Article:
Greek owner John Coustas patted himself on the back as his container ship company Danaos announced a staggering profit late on Monday.
“We foresaw the ongoing disruption in the supply chains and tightening of the container market through 2022 many quarters ago,” he said in a press release after his Piraeus-based company revealed that net income increased nearly sevenfold in 2021 from the previous year, to $1.05bn.
Net income in the fourth quarter rose to $166m from $47.8m in the corresponding period of 2020.
About half of the profit, $543.6m, represents financial gains realised as the fair value of its stake in Israeli liner company Zim “surpassed all reasonable expectations”, according to Coustas.
Danaos currently holds about 6% in Zim, after selling 3 million of its shares last year for net proceeds of nearly $121m.
Danaos’ results include a $111.6m gain on debt extinguishment, as Zim and South Korean liner HMM redeemed bonds held by the company, as well as a $64m gain on the buyout of Gemini Shipholdings — a private Coustas vehicle that owned five post-panamax container ships.
Remaining profitability was driven by sky-high charter income in a red-hot market for the company’s more than 70 container ships.
Padded by contracted revenue of $2.8bn through to 2028, the company felt comfortable enough to announce a 50% increase to its dividend to $0.75 per share.
“This isn’t a special, one-off dividend,” Coustas told analysts in a conference call after results were published.
Danaos set the dividend at its new level with a view to maintain and perhaps even grow it in future, added Coustas, who is himself the biggest single shareholder in the company.
No more counterparty risk
Danaos, which stood on the verge of bankruptcy in 2018, had not paid dividends for 13 years before resuming them in the first quarter of 2021.
Counterparty risk of the kind that almost sank the company a few years ago, when major liner and Danaos charterer Hanjin Shipping went belly-up, “has completely disappeared”, according to Coustas.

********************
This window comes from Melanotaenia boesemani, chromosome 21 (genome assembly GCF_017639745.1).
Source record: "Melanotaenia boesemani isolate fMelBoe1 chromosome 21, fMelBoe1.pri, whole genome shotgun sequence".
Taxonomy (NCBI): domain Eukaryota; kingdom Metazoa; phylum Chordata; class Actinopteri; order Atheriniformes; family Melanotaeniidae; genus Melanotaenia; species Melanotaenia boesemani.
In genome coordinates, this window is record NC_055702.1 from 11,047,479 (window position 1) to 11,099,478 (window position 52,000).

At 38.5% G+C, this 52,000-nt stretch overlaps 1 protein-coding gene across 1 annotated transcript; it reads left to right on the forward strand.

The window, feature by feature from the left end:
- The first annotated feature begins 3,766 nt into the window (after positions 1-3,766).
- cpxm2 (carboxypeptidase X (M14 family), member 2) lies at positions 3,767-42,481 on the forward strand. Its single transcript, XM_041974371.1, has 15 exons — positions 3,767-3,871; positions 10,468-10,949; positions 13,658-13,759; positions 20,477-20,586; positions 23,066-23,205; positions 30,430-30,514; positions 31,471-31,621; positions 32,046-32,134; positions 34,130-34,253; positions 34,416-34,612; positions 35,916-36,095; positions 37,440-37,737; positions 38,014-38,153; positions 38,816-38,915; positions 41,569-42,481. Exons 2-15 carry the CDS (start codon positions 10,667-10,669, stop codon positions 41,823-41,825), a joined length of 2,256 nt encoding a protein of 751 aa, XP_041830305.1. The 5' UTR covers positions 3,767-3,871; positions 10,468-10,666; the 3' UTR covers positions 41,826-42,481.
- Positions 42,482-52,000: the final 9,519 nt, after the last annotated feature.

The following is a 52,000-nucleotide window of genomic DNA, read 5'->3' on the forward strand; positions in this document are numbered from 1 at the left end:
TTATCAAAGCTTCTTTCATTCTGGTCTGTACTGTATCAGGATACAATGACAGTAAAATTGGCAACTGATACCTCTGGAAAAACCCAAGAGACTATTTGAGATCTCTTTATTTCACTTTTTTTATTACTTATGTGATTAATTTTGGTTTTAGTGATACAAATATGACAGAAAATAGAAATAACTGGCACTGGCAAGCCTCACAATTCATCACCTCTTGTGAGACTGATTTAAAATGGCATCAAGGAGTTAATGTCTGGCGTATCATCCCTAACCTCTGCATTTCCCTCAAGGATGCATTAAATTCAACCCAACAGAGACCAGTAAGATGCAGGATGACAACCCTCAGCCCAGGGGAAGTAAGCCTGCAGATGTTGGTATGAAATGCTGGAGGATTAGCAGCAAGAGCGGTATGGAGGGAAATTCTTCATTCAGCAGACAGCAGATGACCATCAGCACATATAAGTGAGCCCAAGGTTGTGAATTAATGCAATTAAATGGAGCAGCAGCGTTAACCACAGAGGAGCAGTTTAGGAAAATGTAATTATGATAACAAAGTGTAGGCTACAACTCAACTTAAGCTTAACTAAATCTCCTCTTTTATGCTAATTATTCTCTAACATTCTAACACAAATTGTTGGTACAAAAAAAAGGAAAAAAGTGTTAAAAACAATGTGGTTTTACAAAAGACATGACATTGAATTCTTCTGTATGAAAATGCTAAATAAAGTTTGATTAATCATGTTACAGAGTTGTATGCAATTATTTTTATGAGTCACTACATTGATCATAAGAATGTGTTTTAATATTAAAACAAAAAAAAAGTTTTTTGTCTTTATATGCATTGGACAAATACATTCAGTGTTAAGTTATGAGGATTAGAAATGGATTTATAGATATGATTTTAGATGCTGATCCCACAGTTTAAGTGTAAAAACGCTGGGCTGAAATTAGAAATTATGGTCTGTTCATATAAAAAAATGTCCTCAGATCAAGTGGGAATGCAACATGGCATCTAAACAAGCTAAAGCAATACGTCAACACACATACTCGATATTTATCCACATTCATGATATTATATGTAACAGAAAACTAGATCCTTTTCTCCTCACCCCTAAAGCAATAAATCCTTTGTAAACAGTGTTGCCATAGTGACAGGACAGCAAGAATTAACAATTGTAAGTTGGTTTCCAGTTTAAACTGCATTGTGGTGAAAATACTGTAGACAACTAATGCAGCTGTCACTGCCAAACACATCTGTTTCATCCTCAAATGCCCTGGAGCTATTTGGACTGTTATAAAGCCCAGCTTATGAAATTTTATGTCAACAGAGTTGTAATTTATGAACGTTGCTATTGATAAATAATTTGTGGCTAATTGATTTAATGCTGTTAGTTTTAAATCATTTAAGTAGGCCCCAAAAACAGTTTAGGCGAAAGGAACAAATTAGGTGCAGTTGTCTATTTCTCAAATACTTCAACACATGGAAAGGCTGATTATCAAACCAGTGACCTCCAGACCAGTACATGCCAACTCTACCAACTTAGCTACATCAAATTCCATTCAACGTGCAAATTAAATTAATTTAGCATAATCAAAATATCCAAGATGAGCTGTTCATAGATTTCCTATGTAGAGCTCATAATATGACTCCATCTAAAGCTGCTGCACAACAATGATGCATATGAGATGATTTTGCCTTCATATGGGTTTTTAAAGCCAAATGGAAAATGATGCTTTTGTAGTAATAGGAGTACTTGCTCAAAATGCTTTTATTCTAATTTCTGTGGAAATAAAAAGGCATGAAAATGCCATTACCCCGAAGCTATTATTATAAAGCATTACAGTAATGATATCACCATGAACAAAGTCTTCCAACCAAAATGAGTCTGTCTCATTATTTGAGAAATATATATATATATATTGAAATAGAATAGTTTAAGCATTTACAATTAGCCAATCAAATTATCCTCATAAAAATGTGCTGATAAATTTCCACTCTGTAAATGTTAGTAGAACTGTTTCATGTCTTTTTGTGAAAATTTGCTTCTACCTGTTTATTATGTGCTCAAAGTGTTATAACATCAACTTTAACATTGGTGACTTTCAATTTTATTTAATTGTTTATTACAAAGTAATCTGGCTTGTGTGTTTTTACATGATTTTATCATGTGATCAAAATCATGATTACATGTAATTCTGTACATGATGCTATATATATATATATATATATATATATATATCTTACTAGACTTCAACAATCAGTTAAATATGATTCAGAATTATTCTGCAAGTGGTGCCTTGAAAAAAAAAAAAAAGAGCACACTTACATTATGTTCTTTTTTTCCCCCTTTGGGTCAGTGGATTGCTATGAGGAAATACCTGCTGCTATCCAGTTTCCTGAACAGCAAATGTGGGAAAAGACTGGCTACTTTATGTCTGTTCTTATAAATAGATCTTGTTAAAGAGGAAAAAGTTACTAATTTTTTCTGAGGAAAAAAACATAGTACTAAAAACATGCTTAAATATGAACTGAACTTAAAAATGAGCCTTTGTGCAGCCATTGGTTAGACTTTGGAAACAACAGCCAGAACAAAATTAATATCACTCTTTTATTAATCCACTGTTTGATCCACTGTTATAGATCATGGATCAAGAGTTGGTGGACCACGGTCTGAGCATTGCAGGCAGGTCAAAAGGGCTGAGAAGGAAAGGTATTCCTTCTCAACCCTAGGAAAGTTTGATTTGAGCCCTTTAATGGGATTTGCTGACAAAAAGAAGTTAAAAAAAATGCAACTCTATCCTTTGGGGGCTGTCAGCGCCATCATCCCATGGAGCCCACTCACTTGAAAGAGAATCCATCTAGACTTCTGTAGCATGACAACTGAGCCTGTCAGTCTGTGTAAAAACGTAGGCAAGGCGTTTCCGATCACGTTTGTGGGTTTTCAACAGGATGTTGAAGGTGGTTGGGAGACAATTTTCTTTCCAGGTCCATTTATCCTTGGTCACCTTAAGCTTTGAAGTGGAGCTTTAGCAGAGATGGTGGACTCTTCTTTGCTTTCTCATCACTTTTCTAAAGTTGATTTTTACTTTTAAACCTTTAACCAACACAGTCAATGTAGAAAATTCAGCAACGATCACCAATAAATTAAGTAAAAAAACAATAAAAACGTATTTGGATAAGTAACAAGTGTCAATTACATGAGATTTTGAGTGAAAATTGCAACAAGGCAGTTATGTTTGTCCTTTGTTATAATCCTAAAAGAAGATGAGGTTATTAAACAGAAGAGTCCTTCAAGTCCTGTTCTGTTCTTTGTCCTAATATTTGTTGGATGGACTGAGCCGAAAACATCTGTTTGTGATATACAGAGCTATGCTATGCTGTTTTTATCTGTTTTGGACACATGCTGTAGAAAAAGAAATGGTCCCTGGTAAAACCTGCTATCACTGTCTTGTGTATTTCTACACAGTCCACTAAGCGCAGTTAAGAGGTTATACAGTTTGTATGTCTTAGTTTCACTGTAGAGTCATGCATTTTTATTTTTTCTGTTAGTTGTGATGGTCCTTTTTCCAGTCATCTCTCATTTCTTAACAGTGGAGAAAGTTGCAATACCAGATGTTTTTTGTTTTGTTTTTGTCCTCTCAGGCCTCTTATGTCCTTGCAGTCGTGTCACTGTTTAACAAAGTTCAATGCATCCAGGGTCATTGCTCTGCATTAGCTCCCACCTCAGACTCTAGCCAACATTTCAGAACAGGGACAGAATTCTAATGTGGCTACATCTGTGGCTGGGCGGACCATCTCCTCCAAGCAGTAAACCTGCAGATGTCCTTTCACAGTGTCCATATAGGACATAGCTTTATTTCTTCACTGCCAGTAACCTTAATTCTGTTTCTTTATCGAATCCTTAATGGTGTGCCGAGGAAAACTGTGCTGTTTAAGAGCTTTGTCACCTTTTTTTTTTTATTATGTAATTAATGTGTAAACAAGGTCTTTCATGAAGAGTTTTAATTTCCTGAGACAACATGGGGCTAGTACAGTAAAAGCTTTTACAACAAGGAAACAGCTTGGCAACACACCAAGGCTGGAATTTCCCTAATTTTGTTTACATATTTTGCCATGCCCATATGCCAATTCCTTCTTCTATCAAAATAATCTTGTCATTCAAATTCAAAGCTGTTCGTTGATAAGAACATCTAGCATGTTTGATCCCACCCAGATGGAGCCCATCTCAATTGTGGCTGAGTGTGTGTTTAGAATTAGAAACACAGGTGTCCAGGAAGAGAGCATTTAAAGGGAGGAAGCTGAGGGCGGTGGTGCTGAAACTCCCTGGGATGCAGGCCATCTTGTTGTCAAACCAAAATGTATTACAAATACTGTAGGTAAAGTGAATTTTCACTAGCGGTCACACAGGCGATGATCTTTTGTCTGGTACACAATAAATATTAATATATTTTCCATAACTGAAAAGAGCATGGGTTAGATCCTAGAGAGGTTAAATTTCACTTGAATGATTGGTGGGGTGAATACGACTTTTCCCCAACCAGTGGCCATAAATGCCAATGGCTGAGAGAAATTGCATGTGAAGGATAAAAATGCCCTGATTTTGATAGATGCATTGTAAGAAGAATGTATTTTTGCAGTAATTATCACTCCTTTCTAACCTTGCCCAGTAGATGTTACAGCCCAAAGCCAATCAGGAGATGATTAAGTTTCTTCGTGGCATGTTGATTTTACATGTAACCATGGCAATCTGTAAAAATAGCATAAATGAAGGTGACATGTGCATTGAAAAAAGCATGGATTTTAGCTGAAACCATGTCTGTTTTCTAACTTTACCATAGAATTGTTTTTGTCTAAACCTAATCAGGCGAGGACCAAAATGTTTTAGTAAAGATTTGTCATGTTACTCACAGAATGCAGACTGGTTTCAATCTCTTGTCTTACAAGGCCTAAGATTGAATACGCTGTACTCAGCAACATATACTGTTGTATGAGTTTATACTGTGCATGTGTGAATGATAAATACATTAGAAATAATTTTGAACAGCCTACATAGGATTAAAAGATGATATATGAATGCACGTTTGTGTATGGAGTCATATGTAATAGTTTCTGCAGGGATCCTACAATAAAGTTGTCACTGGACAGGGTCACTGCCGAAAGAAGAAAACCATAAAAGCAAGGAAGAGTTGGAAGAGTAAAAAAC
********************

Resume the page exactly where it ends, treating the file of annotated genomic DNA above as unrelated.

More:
Long-term charters are becoming the norm and liner companies expand in non-seaborne transport modes to spread their risk, he argued.
On top of that, the German KG market, which was responsible for 70% of containership newbuildings during the previous shipbuilding boom, isn’t around any more. Uncertainty over future environmental standards keeps a lid on the orderbook anyway, he added.
“The future is bright and Danaos is well positioned to benefit from it.”
This optimistic view is underpinned by the company’s expectation that supply chain disruption, which feeds liners’ and container ship companies’ profit, will continue for some time.
La Vie en Rose
Port congestion ”isn’t worsening but isn’t getting better either,” Coustas told analysts.
Even if governments eventually remove anti-Covid movement restrictions, retail firms and manufacturers will be busy for some time replenishing and increasing inventories to cope with any further supply shock.
“They can’t rely on just-in-time any longer,” said the owner.
Almost all the company’s larger vessels are fully booked for the remainder of 2022.
Demand is strong, and even increasing, for smaller feederships as well. Even though such ships are usually chartered for six to twelve months, charterers are now taking them for much longer periods.
“From what I’ve seen, three years is kind of the minimum,” said Coustas, adding that his company's chartering policy will generate “even better cash flows in 2022”.
That should allow Danaos to pursue multiple goals at the same time, such as buy ships, cut debt and maybe also offer a share buyback.
Coustas said he wants to weigh his options carefully because fat profits aren’t exactly the same thing as hard cash.
“We would like to announce a share buyback the moment we have the money in the bank… It’s not like we’re sitting on half a billion of cash,” he told the analysts.
Much of Danaos’s bonanza is locked into its Zim stake and the company prefers to hold on to those shares as it sees “significant upside” in their value, according to Coustas.
Danaos stock itself has soared in value over the past 12 months, rising from $34.72 in February last year to $97.30 in mid-day trading in New York on Tuesday.